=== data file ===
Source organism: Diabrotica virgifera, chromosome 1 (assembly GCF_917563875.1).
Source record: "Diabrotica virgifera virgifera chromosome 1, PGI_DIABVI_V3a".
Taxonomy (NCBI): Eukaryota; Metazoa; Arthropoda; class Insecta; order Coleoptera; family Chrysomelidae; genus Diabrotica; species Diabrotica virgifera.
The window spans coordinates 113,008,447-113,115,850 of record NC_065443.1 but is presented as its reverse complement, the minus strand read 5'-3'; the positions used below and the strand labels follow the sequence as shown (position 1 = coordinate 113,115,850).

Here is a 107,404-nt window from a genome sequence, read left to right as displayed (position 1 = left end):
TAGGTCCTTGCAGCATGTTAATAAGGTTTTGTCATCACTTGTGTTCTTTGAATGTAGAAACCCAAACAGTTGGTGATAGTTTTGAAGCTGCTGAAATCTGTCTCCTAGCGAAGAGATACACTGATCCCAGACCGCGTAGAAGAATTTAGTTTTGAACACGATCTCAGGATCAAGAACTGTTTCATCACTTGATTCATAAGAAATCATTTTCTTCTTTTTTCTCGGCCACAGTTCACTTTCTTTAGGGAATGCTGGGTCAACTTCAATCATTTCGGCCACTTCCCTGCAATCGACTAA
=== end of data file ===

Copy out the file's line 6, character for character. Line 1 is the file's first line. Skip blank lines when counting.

TAGGTCCTTGCAGCATGTTAATAAGGTTTTGTCATCACTTGTGTTCTTTGAATGTAGAAACCCAAACAGTTGGTGATAGTTTTGAAGCTGCTGAAATCTGTCTCCTAGCGAAGAGATACACTGATCCCAGACCGCGTAGAAGAATTTAGTTTTGAACACGATCTCAGGATCAAGAACTGTTTCATCACTTGATTCATAAGAAATCATTTTCTTCTTTTTTCTCGGCCACAGTTCACTTTCTTTAGGGAATGCTGGGTCAACTTCAATCATTTCGGCCACTTCCCTGCAATCGACTAA